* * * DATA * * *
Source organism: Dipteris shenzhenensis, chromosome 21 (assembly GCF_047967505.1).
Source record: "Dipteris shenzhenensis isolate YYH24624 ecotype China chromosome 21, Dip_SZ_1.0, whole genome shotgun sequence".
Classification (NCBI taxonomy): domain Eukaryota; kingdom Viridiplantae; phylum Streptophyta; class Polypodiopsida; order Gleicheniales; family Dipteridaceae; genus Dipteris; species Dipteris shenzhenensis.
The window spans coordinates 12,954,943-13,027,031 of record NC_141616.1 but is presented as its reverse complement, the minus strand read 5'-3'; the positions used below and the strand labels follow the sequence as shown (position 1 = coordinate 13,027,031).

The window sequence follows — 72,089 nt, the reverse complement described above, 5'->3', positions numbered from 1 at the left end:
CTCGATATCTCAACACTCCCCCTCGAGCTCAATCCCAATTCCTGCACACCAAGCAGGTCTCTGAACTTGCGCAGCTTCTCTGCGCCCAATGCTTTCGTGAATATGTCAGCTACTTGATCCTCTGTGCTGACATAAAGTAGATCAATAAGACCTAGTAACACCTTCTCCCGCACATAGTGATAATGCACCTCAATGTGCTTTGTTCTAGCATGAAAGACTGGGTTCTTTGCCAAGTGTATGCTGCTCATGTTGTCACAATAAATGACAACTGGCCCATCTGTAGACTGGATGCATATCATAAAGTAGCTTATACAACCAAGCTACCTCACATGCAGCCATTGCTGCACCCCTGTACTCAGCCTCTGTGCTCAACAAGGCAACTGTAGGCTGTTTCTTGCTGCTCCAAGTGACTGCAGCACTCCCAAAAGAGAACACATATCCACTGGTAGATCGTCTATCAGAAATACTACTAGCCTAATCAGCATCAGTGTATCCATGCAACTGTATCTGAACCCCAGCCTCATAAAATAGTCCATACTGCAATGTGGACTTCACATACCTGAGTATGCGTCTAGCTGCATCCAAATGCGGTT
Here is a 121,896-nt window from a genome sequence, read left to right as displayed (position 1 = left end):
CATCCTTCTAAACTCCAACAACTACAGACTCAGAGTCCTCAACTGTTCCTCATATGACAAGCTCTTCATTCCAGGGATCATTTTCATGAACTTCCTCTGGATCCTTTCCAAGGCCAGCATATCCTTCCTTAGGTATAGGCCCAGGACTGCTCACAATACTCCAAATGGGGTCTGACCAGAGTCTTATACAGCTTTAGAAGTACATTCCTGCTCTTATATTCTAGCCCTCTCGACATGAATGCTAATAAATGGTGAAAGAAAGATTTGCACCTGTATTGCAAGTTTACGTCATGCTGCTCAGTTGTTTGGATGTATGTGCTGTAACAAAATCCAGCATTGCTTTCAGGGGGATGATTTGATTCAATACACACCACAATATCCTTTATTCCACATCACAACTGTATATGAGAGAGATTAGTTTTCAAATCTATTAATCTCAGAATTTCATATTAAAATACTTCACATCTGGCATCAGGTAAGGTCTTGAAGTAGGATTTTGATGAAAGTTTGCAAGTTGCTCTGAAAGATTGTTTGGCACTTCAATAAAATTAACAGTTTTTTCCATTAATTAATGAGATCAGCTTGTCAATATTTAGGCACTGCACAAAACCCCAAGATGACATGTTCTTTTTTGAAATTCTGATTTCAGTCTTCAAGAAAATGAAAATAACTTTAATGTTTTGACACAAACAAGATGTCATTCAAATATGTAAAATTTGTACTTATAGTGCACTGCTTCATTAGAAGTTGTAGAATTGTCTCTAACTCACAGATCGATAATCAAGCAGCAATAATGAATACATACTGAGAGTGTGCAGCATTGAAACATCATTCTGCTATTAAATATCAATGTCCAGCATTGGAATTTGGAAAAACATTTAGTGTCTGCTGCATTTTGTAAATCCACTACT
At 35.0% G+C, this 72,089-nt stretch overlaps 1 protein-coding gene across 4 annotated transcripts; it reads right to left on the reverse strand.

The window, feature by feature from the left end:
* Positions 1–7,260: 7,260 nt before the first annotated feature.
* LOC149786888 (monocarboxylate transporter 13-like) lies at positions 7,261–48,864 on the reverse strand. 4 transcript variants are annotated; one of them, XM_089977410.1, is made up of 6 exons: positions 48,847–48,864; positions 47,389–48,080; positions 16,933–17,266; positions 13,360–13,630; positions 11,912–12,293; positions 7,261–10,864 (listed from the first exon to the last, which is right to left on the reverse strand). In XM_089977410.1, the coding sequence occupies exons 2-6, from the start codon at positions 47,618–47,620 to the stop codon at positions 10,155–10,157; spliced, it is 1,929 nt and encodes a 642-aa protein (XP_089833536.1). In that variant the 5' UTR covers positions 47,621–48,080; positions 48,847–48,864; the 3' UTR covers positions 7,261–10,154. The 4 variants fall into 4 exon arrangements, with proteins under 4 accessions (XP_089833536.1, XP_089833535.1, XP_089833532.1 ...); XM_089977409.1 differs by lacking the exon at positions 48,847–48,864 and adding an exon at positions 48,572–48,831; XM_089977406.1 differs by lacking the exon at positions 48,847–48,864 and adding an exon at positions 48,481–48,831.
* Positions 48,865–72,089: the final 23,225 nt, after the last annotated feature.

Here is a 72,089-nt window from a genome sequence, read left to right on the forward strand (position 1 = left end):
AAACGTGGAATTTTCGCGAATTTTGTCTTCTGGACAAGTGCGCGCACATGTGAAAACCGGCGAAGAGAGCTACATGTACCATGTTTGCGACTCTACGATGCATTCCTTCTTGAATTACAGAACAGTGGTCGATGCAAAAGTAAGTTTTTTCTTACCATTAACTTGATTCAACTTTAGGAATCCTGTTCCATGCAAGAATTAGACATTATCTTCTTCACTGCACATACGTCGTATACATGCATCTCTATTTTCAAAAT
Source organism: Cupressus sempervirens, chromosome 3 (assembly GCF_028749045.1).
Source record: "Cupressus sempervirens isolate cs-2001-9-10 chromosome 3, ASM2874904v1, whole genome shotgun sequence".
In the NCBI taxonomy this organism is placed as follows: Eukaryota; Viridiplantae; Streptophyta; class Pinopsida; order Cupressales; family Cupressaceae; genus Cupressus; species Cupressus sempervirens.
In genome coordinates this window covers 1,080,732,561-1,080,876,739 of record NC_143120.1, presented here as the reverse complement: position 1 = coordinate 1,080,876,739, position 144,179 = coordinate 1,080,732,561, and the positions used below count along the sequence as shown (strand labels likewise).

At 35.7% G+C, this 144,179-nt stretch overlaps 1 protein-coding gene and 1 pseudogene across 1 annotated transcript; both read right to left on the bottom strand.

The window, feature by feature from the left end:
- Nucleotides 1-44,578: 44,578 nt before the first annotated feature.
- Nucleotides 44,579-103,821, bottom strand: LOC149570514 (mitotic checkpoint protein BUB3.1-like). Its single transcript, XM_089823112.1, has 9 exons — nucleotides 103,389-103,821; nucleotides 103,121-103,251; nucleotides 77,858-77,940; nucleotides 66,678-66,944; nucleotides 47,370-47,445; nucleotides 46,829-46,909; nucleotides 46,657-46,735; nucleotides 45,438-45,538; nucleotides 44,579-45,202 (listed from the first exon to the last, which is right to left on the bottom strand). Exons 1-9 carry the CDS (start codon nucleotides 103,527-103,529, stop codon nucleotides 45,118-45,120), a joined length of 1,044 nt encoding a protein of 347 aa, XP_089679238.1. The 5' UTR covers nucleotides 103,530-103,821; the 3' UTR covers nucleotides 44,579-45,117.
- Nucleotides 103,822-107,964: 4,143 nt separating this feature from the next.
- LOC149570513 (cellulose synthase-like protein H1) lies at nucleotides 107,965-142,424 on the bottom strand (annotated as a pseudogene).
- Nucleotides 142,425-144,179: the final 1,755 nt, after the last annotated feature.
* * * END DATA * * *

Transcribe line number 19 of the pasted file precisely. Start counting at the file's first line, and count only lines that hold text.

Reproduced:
In genome coordinates this window covers 1,080,732,561-1,080,876,739 of record NC_143120.1, presented here as the reverse complement: position 1 = coordinate 1,080,876,739, position 144,179 = coordinate 1,080,732,561, and the positions used below count along the sequence as shown (strand labels likewise).